Friday, February 10, 2012

Haitian President Michel Martelly’s encouragement to Haitian-Bahamians to vote in a bloc for the party that best serves their interests in the upcoming general election in The Bahamas has sparked outrage among Bahamians

Outrage at Haitian leader’s remarks

By Taneka Thompson
Guardian Senior Reporter

Nassau, The Bahamas

Haitian President Michel Martelly’s encouragement to Haitian-Bahamians to vote in a bloc for the party that best serves their interests sparked outrage yesterday from political observers, who called the comments ‘insulting’ interference in the country’s political system.

Some members of the Progressive Liberal Party (PLP), the Free National Movement (FNM) and the Democratic National Alliance (DNA) said Martelly’s comments were inappropriate.  Some observers also said they were ill-timed, considering the fact that the next election is so close.

It was also suggested by some yesterday that newly-regularized Bahamians might heed Martelly’s advice and be inclined to vote for the FNM.

“I thought it was an insult to the Bahamian people that a foreigner would come here and instruct Bahamian citizens to vote one way or the other,” said PLP Chairman Bradley Roberts.

Roberts, who was briefly a former immigration minister in the Christie administration, pointed out that only Bahamian citizens can vote in elections.  He said they should therefore vote for the party that best serves the country, not a particular sect or group.

His sentiments in this regard were echoed by Fox Hill MP Fred Mitchell and former PLP MP and senator Philip Galanis.

“People vote for their best interests, they don’t in my view vote as a bloc.  Every Bahamian who is voting will vote for the party that is in the best interest of The Bahamas,” said Mitchell.

He said, however, that the PLP was assured by the Haitian Embassy that the comments were not meant to be inflammatory.

However, Galanis said Haitian-Bahamians who were eligible for citizenship and regularized by the government over the past five years may see Martelly’s words as an endorsement of the FNM.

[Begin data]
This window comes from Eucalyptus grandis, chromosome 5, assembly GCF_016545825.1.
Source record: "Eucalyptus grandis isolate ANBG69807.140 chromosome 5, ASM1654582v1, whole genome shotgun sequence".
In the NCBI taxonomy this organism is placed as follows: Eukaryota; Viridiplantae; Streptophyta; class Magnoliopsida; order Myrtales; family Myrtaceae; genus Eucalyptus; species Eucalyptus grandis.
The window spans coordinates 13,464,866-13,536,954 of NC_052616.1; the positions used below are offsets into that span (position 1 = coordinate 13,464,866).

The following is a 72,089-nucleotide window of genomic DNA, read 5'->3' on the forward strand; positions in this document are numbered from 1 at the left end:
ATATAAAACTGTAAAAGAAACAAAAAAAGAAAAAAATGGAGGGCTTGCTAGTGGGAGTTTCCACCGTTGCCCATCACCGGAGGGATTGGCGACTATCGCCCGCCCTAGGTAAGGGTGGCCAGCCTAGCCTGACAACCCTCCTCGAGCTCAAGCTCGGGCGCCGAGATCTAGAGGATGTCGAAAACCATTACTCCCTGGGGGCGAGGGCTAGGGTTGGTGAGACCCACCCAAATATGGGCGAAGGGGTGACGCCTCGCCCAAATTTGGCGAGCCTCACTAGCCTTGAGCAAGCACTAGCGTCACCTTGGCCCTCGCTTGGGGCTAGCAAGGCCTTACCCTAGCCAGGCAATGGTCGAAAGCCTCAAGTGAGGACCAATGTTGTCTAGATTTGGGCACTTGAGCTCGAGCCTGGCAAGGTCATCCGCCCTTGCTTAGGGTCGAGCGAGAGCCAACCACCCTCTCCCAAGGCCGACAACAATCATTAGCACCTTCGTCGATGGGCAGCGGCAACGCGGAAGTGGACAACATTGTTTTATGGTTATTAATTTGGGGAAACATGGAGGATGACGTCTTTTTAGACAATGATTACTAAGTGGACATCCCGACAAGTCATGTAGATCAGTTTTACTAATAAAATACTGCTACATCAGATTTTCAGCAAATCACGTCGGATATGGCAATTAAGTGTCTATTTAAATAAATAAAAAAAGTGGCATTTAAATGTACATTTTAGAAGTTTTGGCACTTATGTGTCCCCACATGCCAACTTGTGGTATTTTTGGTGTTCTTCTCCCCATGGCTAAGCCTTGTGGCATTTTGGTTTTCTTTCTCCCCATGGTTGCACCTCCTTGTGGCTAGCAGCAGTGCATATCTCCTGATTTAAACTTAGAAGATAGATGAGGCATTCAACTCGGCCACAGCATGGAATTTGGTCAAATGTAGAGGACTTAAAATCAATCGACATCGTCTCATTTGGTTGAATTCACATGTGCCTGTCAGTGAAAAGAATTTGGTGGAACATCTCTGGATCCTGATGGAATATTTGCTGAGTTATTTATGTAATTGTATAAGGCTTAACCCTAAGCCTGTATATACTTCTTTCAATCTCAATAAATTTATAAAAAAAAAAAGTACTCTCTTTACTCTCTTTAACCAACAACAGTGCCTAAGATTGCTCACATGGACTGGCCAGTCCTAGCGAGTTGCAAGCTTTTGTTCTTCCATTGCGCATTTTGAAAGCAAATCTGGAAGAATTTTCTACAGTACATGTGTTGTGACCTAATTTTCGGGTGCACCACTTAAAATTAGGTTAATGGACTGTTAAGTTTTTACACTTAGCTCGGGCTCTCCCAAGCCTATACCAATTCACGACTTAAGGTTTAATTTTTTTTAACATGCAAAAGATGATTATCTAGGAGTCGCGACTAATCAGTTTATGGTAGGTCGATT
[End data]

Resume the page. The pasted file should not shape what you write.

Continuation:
“It was totally inappropriate for him to make those statements in the run-up to the next election because there were so many persons who just received citizenship by the FNM, and they may take that as [a cue to say] that’s who they should vote for,” said Galanis.

The government granted citizenship to nearly 2,600 people in the four-and-a-half years it has been in power, Deputy Prime Minister Brent Symonette revealed earlier this week, but he did not indicate how many were of Haitian descent.

Yesterday, the Democratic National Alliance said Martelly’s comments were not suitable considering the heightened political season.

DNA Leader Branville McCartney said the president’s remarks were a “direct attack on Bahamian democracy and all Bahamians — those of foreign descent or otherwise — who uphold the ideals of the nation and their right to vote for whichever political party they see fit”.

“Haiti’s president should respect the sovereignty of our democracy,” McCartney added in a statement yesterday.

FNM Chairman Carl Bethel, who did not speak for the party but gave his personal views, said Martelly’s political statements shocked him.

“Non-Bahamians cannot dictate what goes on in The Bahamas, whether they visit or live here,” said Bethel, who stressed that this comment did not refer to President Martelly.

He also shot down speculation that Martelly’s visit was orchestrated by the FNM to gain votes from the Haitian-Bahamian community.

“The FNM is a Bahamian party whose first interest is the interest of The Bahamas,” he said.

During his brief visit to The Bahamas, President Martelly urged Haitian-Bahamians with the right to vote to support the party that could serve and protect their interests.

He made the statements during a meeting with Haitians and people of Haitian descent at Church of God on Joe Farrington Road on Tuesday night, and repeated them on Wednesday.

Last year, PLP Leader Perry Christie said successive governments have been hesitant to take a strong stance against the illegal Haitian immigrant problem because they fear a voting bloc of Haitian-Bahamians.

“Once governments become frightened of the numbers of Haitians who have become Bahamians and who can vote... they have become an important voting bloc.  So somewhere along the line the purity of the commitment to protect The Bahamas and its territorial waters is sort of merged to the fear of doing things that might cause you to lose an election,” Christie said.

"...We allowed ourselves to be influenced too much by their presence as opposed to using our own commitment to convince and satisfy them that they are Bahamians, accepted as Bahamians, and that the programs that we are offering them to close down illegal immigrants coming into our country are programs as much in their favor as in any other Bahamian's favor.”

Feb 10, 2012